In Meditation and in life, a busy mind is not a problem...
Aktualisiert: 7. Juli 2019
A persistent and pervasive myth keeps countless people from pursuing their own Meditation practice; namely the belief that one needs to empty or control the mind in order to be able to meditate. This weighty misunderstanding is due to an unfortunate translation and lack of understanding of the original yogic scriptures as well as to the nature of the mind itself.
The human mind is in perpetual motion. We can equate it to a gigantic database that stores all the impressions, thoughts and conclusions accumulated during a lifetime. This enormous storehouse of information moves and churns thoughts incessantly. Depending on the situation we find ourselves in, specific thoughts connected to memories and events will surface and and come to the fore every moment of every waking hour. Sometimes these thoughts are very powerful and persistent. They seem to have an energy of their own. At times they may even appear to take away our ability to remain calm or to function properly.
Because we believe that our thoughts and our identity are one and the same, we also believe that we are at the mercy of the thoughts and the meaning we make of them. We are convinced that a thought is real and true - just because it appears. If, for example, one has a history of being told repeatedly that they are not good enough (or smart enough, or good looking enough, or slim enough....), they will likely feel unable to realize their full potential. Every time an opportunity to be successful presents itself, old thoughts of their lack of value will come up and paralyze their efforts. If we believe that the thoughts conveyed by the negative voice in our head is real and tells the truth, then that voice will control our lives....
Meditation allows us to realize that there is an “I” far vaster than the I mixed with the thoughts that we call “me”. It is the “I” that is aware of the coming and going as well as the content of the thoughts - yet this “I” is neither involved nor affected by them. When you close your eyes you notice the presence of many thoughts. Depending on your activities in the hours prior to sitting down to meditate, there may be an impressive amount of thoughts chasing each other. You can now spend your time to either go along with the racing thoughts or try to control them, or you can decide to step back and watch them.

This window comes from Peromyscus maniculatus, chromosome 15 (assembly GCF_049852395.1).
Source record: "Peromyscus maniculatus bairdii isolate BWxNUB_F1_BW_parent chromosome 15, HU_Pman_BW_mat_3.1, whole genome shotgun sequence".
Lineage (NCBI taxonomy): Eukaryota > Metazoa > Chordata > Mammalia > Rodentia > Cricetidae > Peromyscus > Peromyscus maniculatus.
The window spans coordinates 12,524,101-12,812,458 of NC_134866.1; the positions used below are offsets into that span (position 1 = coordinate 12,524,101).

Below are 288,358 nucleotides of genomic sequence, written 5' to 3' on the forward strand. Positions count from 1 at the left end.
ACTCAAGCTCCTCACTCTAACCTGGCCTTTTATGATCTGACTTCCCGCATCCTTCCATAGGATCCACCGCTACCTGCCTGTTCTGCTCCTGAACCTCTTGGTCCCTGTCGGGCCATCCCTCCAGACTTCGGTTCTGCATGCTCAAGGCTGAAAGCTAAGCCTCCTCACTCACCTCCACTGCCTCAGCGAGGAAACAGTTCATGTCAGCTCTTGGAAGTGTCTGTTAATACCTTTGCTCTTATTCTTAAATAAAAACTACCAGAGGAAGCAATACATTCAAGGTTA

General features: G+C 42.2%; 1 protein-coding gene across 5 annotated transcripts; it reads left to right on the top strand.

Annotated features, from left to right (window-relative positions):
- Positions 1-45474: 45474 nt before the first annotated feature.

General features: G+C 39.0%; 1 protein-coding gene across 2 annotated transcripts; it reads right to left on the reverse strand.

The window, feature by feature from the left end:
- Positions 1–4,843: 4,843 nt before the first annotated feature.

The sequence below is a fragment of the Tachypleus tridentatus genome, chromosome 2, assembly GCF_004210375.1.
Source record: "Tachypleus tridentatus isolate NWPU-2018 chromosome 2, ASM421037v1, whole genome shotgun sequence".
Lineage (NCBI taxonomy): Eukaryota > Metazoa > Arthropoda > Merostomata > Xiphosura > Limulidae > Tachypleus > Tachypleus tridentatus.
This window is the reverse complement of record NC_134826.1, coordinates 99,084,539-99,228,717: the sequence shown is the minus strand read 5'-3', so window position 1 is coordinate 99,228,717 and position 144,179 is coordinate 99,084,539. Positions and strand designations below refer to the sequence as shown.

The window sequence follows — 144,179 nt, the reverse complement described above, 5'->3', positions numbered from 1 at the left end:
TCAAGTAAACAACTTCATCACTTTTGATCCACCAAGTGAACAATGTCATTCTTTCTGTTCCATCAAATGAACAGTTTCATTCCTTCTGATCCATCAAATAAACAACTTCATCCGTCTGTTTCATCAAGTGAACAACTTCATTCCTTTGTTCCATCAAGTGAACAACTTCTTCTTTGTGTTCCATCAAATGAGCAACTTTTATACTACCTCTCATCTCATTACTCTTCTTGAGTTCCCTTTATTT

The simple step of not associating with the thoughts reveals a great secret. It brings to light the presence of a knowing and watching “I” that is perceiving every movement of the thoughts. This “I” is free, uninvolved and never affected by the presence or absence of thoughts. It exists before thoughts arise, when they are present and also when the thoughts subside. This “I” is the ever-present Knower or Self - the Source of all thoughts, emotions and forms. If our attention is firmly established as the Knower “I” - it doesn’t matter whether there are thoughts coming and going - or not.
We then realize that, as the vast and eternal Knower “I”, thoughts, their meaning, their presence or absence don’t have any power over our unchanging inner Peace and Freedom. Meditation is the practice where we remain with the Knower “I” as our true identity. As we become more established in that knowlege, we notice that it truly doesn’t matter whether the mind is busy or not, because we know ourselves as the ever Free Knower.
If you want competent help to learn to be free from your busy mind, contact Sampriya for a free half hour consult to explore the possibilities of working with her. #meditation, #meditationmentoring, #meditationtraining, #meditationteacher #onlinemeditationtraining